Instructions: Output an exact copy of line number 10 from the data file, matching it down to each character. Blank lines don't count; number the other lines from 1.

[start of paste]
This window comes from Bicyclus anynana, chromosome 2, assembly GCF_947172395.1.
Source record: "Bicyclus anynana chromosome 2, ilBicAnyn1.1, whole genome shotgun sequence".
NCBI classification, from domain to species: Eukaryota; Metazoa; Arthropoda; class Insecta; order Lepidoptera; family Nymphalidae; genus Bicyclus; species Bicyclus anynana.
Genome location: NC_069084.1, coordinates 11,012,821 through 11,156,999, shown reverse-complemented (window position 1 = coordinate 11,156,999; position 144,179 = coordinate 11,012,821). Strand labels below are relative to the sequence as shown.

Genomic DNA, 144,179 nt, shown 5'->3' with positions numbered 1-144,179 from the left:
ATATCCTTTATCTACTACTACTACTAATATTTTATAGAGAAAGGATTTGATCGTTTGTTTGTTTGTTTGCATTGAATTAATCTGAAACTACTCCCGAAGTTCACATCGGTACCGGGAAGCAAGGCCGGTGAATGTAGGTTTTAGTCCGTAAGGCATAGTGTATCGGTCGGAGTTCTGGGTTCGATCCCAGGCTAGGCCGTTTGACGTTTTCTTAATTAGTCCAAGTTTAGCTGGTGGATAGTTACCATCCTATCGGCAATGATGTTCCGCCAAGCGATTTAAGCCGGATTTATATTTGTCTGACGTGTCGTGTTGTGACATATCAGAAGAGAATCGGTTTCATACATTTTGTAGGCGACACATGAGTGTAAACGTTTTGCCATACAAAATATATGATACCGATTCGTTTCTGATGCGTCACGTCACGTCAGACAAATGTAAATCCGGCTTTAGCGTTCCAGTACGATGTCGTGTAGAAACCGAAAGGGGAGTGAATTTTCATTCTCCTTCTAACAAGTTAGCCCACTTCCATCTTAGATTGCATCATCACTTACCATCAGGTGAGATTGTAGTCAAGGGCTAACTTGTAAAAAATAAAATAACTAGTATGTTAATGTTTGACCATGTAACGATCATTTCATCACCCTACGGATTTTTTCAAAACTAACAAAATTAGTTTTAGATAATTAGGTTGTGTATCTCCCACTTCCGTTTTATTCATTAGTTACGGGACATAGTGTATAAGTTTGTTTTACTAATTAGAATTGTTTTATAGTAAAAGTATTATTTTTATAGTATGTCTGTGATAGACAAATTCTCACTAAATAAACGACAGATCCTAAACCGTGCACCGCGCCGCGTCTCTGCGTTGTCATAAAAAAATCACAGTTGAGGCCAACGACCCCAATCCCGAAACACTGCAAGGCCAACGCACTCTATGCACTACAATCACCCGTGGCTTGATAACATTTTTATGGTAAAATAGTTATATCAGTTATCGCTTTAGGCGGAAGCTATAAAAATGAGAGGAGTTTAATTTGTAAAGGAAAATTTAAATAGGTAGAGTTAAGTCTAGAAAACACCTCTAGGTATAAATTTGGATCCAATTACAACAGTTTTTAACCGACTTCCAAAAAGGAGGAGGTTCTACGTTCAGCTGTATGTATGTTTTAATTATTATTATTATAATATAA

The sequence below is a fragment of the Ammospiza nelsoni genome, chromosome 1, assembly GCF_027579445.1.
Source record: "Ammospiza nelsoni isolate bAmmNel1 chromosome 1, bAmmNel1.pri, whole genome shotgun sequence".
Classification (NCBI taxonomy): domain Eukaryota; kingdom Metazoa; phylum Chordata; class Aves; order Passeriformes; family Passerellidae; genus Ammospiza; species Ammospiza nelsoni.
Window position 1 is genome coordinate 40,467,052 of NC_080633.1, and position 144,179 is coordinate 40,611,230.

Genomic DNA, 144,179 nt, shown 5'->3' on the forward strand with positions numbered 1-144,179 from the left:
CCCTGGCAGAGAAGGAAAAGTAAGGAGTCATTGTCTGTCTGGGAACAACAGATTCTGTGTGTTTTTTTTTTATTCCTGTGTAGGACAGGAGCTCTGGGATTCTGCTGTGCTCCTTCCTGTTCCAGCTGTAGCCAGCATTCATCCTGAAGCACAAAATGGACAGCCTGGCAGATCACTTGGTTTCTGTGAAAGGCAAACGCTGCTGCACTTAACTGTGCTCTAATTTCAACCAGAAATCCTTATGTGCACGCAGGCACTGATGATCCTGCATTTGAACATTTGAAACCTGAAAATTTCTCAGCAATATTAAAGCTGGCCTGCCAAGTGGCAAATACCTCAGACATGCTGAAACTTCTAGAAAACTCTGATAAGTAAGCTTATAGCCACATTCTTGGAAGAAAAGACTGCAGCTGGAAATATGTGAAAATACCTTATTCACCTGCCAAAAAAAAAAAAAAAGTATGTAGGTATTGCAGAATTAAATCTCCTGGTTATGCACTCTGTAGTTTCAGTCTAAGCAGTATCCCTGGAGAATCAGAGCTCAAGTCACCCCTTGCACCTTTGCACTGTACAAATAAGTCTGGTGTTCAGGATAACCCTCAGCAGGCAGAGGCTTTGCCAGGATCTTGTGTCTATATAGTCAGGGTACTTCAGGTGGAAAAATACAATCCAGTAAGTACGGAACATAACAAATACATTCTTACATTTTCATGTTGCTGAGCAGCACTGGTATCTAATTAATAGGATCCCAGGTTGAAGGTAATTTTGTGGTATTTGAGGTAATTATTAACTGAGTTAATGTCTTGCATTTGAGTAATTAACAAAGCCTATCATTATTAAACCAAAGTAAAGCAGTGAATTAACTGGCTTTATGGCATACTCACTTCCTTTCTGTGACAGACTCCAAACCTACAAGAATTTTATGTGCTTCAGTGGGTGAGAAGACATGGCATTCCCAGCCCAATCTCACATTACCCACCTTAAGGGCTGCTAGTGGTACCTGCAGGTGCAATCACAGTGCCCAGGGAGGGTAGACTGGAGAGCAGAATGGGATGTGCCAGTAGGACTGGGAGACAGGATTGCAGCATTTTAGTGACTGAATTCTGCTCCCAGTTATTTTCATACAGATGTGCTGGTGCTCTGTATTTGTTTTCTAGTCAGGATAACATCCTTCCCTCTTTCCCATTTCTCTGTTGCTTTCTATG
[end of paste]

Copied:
Window position 1 is genome coordinate 40,467,052 of NC_080633.1, and position 144,179 is coordinate 40,611,230.